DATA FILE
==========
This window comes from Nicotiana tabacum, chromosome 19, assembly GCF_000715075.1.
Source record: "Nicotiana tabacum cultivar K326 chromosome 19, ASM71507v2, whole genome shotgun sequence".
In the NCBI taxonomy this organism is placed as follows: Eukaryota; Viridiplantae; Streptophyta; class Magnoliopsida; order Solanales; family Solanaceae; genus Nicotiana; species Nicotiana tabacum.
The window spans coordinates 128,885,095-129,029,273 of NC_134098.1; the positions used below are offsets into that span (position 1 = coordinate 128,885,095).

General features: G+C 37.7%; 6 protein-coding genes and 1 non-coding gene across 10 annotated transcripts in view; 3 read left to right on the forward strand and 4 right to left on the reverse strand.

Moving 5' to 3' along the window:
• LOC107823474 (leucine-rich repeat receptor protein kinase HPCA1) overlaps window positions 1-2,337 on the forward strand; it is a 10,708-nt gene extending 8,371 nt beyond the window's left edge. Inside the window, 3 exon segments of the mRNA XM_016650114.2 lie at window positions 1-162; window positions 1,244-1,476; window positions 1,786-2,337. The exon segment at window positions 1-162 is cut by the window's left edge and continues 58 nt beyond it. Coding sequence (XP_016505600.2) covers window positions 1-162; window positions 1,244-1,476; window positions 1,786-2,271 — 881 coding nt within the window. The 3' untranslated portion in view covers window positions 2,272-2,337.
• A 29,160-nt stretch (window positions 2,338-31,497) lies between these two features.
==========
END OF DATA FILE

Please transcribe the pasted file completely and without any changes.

This window comes from Nicotiana tabacum, chromosome 19, assembly GCF_000715075.1.
Source record: "Nicotiana tabacum cultivar K326 chromosome 19, ASM71507v2, whole genome shotgun sequence".
In the NCBI taxonomy this organism is placed as follows: Eukaryota; Viridiplantae; Streptophyta; class Magnoliopsida; order Solanales; family Solanaceae; genus Nicotiana; species Nicotiana tabacum.
The window spans coordinates 128,885,095-129,029,273 of NC_134098.1; the positions used below are offsets into that span (position 1 = coordinate 128,885,095).

General features: G+C 37.7%; 6 protein-coding genes and 1 non-coding gene across 10 annotated transcripts in view; 3 read left to right on the forward strand and 4 right to left on the reverse strand.

Moving 5' to 3' along the window:
• LOC107823474 (leucine-rich repeat receptor protein kinase HPCA1) overlaps window positions 1-2,337 on the forward strand; it is a 10,708-nt gene extending 8,371 nt beyond the window's left edge. Inside the window, 3 exon segments of the mRNA XM_016650114.2 lie at window positions 1-162; window positions 1,244-1,476; window positions 1,786-2,337. The exon segment at window positions 1-162 is cut by the window's left edge and continues 58 nt beyond it. Coding sequence (XP_016505600.2) covers window positions 1-162; window positions 1,244-1,476; window positions 1,786-2,271 — 881 coding nt within the window. The 3' untranslated portion in view covers window positions 2,272-2,337.
• A 29,160-nt stretch (window positions 2,338-31,497) lies between these two features.